The Assam-est Ceylon I’ve had. I didn’t even know that was a thing. I got a bit of this in a sampler pack from The Tea Table. I’ll definitely finish the sample bag I’ve got, but it’s too soon to say if I’ll order more.
“The Assam-est Ceylon I’ve had. I didn’t even know that was a thing. I got a bit of this in a sampler pack from The Tea Table. I’ll definitely finish the sample bag I’ve...” Read full tasting note
“Fairly certain this came as part of my Tea Table tea of the month club membership. It was still unopened until today. I’m working from home today so I have more leeway in tea selection and...” Read full tasting note
The Lumbini Tea Factory, located in the Matara district of Sri Lanka’s Southern Province is by all counts a model for the global tea industry. Not only are their teas utterly spectacular, but also their commitment to safe practices, sustainability, and the environment is second to none. Lumbini’s attention to detail has led it to earn a merit award as the best tea factory in Sri Lanka by the Specialty Tea Institute of America (STI). Not only that, but Lumbini composts all of its organic waste to be used as a natural fertilizer and also plants trees to help maintain their surrounding forests.
The finished leaf of the Lumbini Special FBOPFEXS (Flowery Broken Orange Pekoe Fannings Extra Special) is exceptionally well crafted and very stylish, overflowing with golden and silver tips. The cup is likewise superb with an amber liquor opening up to a refreshing medium body, mouth-filling astringency, and delicate notes of plum on the finish. Our Ceylon Lumbini Special tea is an exceptional tea from an exceptional source! Use one teaspoon per cup and steep for 3 minutes in freshly boiled water. A sample is available for $2.50.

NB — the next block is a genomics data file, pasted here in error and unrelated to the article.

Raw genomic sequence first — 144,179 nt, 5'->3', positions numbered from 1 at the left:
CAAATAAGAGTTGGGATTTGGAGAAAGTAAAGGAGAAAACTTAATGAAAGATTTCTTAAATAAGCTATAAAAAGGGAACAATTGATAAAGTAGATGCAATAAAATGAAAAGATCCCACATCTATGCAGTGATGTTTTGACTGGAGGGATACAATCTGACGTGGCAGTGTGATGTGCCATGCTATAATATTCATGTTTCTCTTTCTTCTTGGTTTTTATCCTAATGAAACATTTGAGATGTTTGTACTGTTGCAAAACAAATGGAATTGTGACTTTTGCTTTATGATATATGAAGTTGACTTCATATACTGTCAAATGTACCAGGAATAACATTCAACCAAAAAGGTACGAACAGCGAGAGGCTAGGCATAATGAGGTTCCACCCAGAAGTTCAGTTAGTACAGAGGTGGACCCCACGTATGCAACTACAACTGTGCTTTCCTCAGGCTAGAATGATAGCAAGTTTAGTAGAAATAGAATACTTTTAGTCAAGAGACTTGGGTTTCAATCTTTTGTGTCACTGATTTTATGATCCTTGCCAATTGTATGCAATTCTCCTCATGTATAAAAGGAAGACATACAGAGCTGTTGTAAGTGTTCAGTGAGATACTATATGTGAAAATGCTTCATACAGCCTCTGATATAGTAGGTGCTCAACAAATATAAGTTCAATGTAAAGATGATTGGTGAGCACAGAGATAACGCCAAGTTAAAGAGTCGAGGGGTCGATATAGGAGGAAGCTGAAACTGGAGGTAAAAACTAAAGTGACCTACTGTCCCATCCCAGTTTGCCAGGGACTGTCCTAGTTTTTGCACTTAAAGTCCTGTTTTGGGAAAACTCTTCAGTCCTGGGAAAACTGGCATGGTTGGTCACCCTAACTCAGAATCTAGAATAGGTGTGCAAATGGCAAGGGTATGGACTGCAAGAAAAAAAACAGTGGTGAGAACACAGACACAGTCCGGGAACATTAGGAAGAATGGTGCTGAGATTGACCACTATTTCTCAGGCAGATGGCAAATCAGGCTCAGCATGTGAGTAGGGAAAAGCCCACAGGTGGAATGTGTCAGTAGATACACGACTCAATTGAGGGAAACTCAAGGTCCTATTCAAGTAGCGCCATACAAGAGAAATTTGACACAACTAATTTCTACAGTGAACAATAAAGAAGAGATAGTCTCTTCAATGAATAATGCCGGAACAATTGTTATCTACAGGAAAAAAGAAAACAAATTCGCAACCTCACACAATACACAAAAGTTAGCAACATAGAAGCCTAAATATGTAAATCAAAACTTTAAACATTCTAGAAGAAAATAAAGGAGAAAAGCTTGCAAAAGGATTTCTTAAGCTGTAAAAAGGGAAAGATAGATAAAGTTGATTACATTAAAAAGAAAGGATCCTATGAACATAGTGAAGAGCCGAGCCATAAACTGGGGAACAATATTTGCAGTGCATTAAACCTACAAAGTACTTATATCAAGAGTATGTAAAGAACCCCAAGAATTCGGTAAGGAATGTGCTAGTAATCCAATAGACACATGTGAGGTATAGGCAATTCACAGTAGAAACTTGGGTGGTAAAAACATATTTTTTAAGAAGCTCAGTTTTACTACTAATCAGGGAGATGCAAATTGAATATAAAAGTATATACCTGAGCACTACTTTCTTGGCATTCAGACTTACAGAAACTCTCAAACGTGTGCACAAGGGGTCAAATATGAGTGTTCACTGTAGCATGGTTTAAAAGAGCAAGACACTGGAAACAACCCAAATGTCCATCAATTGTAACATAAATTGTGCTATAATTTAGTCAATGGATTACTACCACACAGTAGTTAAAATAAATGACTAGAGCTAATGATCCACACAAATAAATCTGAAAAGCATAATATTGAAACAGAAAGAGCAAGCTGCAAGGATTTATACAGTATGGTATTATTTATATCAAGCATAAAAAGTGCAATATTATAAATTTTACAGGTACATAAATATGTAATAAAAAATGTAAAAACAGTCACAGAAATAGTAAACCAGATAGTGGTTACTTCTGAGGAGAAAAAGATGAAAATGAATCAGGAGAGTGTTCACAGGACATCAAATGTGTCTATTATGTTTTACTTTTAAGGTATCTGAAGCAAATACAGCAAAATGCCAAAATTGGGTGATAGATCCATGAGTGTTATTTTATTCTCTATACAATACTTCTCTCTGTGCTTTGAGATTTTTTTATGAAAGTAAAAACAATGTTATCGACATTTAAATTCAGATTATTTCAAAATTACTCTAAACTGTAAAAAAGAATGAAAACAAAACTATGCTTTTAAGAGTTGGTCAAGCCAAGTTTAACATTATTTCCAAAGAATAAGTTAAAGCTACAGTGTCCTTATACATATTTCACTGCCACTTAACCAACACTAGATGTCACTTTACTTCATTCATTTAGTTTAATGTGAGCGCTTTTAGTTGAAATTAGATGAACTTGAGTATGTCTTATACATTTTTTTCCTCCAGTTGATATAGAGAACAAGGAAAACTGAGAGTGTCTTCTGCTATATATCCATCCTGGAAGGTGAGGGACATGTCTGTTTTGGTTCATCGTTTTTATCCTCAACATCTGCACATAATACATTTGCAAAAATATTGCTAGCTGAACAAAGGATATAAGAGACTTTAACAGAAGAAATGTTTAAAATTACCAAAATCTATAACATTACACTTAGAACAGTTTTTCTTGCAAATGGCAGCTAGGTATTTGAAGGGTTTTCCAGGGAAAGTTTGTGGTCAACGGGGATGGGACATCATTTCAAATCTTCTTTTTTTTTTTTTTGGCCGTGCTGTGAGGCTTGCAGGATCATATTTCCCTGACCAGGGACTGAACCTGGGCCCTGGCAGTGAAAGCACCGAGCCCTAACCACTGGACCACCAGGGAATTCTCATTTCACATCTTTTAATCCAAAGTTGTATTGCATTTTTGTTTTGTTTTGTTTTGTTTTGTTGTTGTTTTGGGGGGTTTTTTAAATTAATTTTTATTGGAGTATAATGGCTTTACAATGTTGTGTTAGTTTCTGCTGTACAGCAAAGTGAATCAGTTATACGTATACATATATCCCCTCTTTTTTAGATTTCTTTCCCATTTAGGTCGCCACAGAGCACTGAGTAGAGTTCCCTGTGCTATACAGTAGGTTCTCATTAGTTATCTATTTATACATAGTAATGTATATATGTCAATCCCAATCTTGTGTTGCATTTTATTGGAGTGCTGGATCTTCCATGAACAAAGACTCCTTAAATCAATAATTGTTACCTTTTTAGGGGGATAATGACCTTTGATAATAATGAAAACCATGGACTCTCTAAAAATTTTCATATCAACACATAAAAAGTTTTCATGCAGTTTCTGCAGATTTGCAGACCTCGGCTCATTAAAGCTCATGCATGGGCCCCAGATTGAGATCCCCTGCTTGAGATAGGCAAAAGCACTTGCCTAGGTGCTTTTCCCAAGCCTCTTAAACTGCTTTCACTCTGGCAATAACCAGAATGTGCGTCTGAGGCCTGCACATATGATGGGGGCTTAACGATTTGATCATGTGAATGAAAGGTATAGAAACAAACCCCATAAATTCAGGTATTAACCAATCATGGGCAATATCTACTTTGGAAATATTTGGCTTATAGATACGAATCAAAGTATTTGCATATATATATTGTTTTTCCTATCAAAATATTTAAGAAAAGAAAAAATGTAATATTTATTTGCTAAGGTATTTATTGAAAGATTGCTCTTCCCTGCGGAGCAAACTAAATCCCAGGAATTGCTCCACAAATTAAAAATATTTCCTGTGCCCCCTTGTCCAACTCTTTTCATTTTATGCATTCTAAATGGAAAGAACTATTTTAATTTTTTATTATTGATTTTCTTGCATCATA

Lori’s comments: Our Ceylon Lumbini Special is of the most delicious black teas I’ve tried in a long time, and definitely the best Ceylon. This tea won a special merit award in a Ceylon contest recently due to its unusual characteristics. Ceylons tend to be fairly light and bright, but this one is very rich, strong, and smooth. It has the richness of an Assam and the smoky overtones of a China black. It is less astringent than most Assams, too.
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Fairly certain this came as part of my Tea Table tea of the month club membership. It was still unopened until today. I’m working from home today so I have more leeway in tea selection and preparation method than usual. Still, I think this will be my last black tea of the day.
The tea has a strong, malty smell in the packet, like an Assam despite being a Ceylon. And despite the “fannings” designation, the leaves look attractive, though small. They look to me like extra long, extra thin rye seeds.
The liquor is a deep reddish brown. The aroma has more of the malty smell of the dry leaves smoothed out by steeping, and a fruitiness as well. The description says plum, and I definitely get that note. I might have said grape as well, as there’s something a little like wine about the aftertaste.
I don’t get the Assam-like maltiness in the flavor, and instead get the spicy fruitiness of a Ceylon. I get the plum note in the flavor as well, along with some astringency and an occasional back of the throat bite. It has a medium body and a fairly smooth mouth feel with some substance to it despite the astringency.
I think no. 2 will like this one as he likes the very solidly “tea” tasting unflavored blacks. My guess is this would make a good iced tea, too. Lots of flavor in this one. Pure Ceylons don’t usually rate astonishingly high with me as I prefer the China blacks in general, but this one is really nice for its type.